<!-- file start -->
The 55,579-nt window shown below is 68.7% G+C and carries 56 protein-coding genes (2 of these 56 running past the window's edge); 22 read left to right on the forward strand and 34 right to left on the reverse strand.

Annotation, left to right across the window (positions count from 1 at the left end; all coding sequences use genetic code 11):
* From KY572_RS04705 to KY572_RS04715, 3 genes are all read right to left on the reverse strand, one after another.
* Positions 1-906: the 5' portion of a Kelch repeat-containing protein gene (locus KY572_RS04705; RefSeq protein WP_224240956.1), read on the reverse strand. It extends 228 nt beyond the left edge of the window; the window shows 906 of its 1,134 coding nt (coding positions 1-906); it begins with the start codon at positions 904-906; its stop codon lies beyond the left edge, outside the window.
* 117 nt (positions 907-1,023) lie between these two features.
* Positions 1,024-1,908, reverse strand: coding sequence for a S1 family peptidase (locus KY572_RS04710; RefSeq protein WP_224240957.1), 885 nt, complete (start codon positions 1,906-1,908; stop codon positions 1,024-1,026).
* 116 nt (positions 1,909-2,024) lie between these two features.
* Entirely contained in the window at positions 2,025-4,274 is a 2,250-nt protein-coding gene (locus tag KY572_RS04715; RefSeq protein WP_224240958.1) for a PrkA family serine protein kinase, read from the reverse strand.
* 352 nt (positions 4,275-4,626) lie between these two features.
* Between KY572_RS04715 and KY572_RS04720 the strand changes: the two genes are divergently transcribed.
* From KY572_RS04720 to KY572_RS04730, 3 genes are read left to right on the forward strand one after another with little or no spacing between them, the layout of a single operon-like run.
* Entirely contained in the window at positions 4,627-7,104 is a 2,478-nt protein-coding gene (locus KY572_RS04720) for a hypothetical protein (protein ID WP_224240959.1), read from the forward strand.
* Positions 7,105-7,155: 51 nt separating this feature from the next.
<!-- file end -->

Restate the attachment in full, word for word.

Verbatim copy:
The 55,579-nt window shown below is 68.7% G+C and carries 56 protein-coding genes (2 of these 56 running past the window's edge); 22 read left to right on the forward strand and 34 right to left on the reverse strand.

Annotation, left to right across the window (positions count from 1 at the left end; all coding sequences use genetic code 11):
* From KY572_RS04705 to KY572_RS04715, 3 genes are all read right to left on the reverse strand, one after another.
* Positions 1-906: the 5' portion of a Kelch repeat-containing protein gene (locus KY572_RS04705; RefSeq protein WP_224240956.1), read on the reverse strand. It extends 228 nt beyond the left edge of the window; the window shows 906 of its 1,134 coding nt (coding positions 1-906); it begins with the start codon at positions 904-906; its stop codon lies beyond the left edge, outside the window.
* 117 nt (positions 907-1,023) lie between these two features.
* Positions 1,024-1,908, reverse strand: coding sequence for a S1 family peptidase (locus KY572_RS04710; RefSeq protein WP_224240957.1), 885 nt, complete (start codon positions 1,906-1,908; stop codon positions 1,024-1,026).
* 116 nt (positions 1,909-2,024) lie between these two features.
* Entirely contained in the window at positions 2,025-4,274 is a 2,250-nt protein-coding gene (locus tag KY572_RS04715; RefSeq protein WP_224240958.1) for a PrkA family serine protein kinase, read from the reverse strand.
* 352 nt (positions 4,275-4,626) lie between these two features.
* Between KY572_RS04715 and KY572_RS04720 the strand changes: the two genes are divergently transcribed.
* From KY572_RS04720 to KY572_RS04730, 3 genes are read left to right on the forward strand one after another with little or no spacing between them, the layout of a single operon-like run.
* Entirely contained in the window at positions 4,627-7,104 is a 2,478-nt protein-coding gene (locus KY572_RS04720) for a hypothetical protein (protein ID WP_224240959.1), read from the forward strand.
* Positions 7,105-7,155: 51 nt separating this feature from the next.